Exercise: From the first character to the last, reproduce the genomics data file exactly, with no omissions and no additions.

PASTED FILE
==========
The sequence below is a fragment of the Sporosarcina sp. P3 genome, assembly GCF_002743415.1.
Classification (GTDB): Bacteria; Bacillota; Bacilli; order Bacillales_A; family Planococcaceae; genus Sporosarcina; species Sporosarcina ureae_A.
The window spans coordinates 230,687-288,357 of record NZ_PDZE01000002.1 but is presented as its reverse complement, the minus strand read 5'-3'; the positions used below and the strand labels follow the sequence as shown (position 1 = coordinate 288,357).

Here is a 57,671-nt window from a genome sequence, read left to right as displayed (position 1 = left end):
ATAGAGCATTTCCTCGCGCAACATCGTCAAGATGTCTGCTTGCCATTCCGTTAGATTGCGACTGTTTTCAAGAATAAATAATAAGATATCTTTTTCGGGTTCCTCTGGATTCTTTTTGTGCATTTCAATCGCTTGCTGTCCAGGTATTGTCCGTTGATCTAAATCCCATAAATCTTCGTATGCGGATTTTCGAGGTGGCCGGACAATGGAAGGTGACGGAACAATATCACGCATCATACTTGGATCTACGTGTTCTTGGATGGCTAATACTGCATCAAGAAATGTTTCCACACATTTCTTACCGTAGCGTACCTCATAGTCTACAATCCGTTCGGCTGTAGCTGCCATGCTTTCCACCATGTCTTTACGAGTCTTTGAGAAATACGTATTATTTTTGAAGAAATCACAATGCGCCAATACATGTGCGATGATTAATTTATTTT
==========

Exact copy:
The sequence below is a fragment of the Sporosarcina sp. P3 genome, assembly GCF_002743415.1.
Classification (GTDB): Bacteria; Bacillota; Bacilli; order Bacillales_A; family Planococcaceae; genus Sporosarcina; species Sporosarcina ureae_A.
The window spans coordinates 230,687-288,357 of record NZ_PDZE01000002.1 but is presented as its reverse complement, the minus strand read 5'-3'; the positions used below and the strand labels follow the sequence as shown (position 1 = coordinate 288,357).

Here is a 57,671-nt window from a genome sequence, read left to right as displayed (position 1 = left end):
ATAGAGCATTTCCTCGCGCAACATCGTCAAGATGTCTGCTTGCCATTCCGTTAGATTGCGACTGTTTTCAAGAATAAATAATAAGATATCTTTTTCGGGTTCCTCTGGATTCTTTTTGTGCATTTCAATCGCTTGCTGTCCAGGTATTGTCCGTTGATCTAAATCCCATAAATCTTCGTATGCGGATTTTCGAGGTGGCCGGACAATGGAAGGTGACGGAACAATATCACGCATCATACTTGGATCTACGTGTTCTTGGATGGCTAATACTGCATCAAGAAATGTTTCCACACATTTCTTACCGTAGCGTACCTCATAGTCTACAATCCGTTCGGCTGTAGCTGCCATGCTTTCCACCATGTCTTTACGAGTCTTTGAGAAATACGTATTATTTTTGAAGAAATCACAATGCGCCAATACATGTGCGATGATTAATTTATTTT